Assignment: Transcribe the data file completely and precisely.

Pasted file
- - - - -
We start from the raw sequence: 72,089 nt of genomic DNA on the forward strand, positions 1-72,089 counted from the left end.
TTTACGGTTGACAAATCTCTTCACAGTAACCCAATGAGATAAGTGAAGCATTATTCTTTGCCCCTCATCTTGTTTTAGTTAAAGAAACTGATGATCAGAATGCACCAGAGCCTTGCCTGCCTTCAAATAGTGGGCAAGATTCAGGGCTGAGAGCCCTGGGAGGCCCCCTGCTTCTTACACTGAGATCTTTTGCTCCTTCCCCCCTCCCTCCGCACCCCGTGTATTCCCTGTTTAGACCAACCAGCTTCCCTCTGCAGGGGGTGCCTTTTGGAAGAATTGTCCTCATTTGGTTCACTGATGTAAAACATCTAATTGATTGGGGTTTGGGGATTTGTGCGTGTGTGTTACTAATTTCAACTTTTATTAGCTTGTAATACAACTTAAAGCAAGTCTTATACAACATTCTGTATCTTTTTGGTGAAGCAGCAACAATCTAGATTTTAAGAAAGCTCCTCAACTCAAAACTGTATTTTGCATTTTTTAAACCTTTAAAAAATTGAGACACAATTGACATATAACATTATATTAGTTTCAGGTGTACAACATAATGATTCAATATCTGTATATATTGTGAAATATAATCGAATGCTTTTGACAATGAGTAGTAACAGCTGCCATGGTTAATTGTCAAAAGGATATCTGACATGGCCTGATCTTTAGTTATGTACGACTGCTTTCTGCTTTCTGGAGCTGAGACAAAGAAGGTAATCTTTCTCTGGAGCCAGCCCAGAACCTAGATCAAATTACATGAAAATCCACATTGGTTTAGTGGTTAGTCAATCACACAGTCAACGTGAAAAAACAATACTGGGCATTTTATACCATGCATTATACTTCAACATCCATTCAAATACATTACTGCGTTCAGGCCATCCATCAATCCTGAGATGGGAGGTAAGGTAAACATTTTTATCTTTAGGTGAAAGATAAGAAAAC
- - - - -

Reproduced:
We start from the raw sequence: 72,089 nt of genomic DNA on the forward strand, positions 1-72,089 counted from the left end.
TTTACGGTTGACAAATCTCTTCACAGTAACCCAATGAGATAAGTGAAGCATTATTCTTTGCCCCTCATCTTGTTTTAGTTAAAGAAACTGATGATCAGAATGCACCAGAGCCTTGCCTGCCTTCAAATAGTGGGCAAGATTCAGGGCTGAGAGCCCTGGGAGGCCCCCTGCTTCTTACACTGAGATCTTTTGCTCCTTCCCCCCTCCCTCCGCACCCCGTGTATTCCCTGTTTAGACCAACCAGCTTCCCTCTGCAGGGGGTGCCTTTTGGAAGAATTGTCCTCATTTGGTTCACTGATGTAAAACATCTAATTGATTGGGGTTTGGGGATTTGTGCGTGTGTGTTACTAATTTCAACTTTTATTAGCTTGTAATACAACTTAAAGCAAGTCTTATACAACATTCTGTATCTTTTTGGTGAAGCAGCAACAATCTAGATTTTAAGAAAGCTCCTCAACTCAAAACTGTATTTTGCATTTTTTAAACCTTTAAAAAATTGAGACACAATTGACATATAACATTATATTAGTTTCAGGTGTACAACATAATGATTCAATATCTGTATATATTGTGAAATATAATCGAATGCTTTTGACAATGAGTAGTAACAGCTGCCATGGTTAATTGTCAAAAGGATATCTGACATGGCCTGATCTTTAGTTATGTACGACTGCTTTCTGCTTTCTGGAGCTGAGACAAAGAAGGTAATCTTTCTCTGGAGCCAGCCCAGAACCTAGATCAAATTACATGAAAATCCACATTGGTTTAGTGGTTAGTCAATCACACAGTCAACGTGAAAAAACAATACTGGGCATTTTATACCATGCATTATACTTCAACATCCATTCAAATACATTACTGCGTTCAGGCCATCCATCAATCCTGAGATGGGAGGTAAGGTAAACATTTTTATCTTTAGGTGAAAGATAAGAAAAC